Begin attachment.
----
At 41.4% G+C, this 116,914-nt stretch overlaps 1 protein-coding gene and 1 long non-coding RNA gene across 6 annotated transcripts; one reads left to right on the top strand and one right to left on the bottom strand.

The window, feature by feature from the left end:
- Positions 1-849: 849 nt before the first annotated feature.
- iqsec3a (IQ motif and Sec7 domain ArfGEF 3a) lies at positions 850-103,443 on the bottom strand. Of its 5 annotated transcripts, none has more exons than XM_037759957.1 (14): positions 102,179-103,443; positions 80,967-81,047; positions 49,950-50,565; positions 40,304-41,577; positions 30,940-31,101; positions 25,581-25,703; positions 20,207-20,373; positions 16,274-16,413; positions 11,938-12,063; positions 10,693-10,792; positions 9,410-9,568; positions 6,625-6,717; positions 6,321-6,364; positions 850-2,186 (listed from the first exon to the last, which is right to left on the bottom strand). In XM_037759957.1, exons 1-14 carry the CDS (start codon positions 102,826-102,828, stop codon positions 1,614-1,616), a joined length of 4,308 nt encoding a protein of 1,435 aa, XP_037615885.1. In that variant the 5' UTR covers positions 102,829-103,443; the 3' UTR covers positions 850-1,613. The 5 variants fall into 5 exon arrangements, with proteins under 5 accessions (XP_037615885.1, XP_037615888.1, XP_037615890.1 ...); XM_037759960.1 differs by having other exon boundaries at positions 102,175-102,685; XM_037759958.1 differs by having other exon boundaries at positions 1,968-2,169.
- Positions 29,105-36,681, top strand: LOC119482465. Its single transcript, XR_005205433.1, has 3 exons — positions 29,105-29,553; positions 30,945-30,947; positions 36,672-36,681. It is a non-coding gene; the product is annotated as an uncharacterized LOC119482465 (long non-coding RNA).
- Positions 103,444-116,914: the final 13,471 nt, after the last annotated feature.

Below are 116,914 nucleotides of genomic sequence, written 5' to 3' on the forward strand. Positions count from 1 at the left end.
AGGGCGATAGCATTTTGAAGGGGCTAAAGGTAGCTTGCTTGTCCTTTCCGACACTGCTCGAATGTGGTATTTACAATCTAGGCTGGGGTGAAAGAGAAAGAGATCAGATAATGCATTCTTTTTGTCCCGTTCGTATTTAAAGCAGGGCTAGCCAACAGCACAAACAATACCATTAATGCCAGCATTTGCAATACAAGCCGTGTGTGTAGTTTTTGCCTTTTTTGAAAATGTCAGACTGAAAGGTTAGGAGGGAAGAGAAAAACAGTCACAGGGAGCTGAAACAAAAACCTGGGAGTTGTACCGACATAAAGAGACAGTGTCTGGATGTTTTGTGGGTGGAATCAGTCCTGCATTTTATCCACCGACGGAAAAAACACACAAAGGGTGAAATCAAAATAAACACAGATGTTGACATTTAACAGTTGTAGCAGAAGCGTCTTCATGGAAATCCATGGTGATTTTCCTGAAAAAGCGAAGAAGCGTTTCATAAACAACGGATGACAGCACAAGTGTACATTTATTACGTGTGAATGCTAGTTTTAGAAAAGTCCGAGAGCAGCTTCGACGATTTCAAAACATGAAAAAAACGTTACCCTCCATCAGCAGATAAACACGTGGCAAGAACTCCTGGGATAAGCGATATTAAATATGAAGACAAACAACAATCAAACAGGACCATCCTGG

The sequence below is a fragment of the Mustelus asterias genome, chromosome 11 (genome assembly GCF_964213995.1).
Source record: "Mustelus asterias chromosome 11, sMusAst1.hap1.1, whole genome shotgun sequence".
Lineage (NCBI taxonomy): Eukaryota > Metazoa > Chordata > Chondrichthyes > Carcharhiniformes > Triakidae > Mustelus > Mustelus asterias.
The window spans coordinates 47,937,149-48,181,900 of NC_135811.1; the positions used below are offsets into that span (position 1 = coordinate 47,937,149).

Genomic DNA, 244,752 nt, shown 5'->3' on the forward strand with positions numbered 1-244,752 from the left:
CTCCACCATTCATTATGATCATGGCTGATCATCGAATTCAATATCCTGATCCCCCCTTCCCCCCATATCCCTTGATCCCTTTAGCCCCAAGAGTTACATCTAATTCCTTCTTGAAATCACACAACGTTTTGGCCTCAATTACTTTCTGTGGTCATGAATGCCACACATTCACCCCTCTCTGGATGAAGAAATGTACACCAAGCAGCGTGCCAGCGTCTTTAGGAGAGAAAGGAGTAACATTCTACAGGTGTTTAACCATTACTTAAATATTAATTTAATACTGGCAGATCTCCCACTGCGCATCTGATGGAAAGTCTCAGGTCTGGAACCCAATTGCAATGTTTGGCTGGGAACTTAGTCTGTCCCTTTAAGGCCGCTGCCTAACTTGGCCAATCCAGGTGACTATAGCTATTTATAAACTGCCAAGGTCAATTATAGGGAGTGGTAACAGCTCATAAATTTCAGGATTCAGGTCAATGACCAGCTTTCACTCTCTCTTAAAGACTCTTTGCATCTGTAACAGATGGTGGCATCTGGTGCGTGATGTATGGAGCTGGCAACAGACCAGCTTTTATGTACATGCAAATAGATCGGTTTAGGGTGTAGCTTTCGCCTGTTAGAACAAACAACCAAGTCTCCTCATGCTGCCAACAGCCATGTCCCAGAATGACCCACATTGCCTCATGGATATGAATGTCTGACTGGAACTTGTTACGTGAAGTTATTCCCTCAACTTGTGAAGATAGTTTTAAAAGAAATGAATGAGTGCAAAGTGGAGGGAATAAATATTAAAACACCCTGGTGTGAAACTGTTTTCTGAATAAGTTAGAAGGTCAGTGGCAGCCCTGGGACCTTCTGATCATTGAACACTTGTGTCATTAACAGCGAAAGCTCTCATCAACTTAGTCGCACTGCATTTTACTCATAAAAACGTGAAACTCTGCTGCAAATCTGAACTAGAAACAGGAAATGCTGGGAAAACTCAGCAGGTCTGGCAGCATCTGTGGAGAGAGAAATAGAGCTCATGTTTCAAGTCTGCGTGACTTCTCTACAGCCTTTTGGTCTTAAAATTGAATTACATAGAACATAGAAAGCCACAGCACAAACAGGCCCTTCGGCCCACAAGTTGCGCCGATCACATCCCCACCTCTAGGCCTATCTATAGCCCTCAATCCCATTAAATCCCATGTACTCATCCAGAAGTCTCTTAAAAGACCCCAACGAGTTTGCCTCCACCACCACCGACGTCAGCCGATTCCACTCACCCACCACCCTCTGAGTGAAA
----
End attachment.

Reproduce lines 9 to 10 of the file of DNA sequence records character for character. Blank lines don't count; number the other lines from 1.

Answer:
The sequence below is a fragment of the Mustelus asterias genome, chromosome 11 (genome assembly GCF_964213995.1).
Source record: "Mustelus asterias chromosome 11, sMusAst1.hap1.1, whole genome shotgun sequence".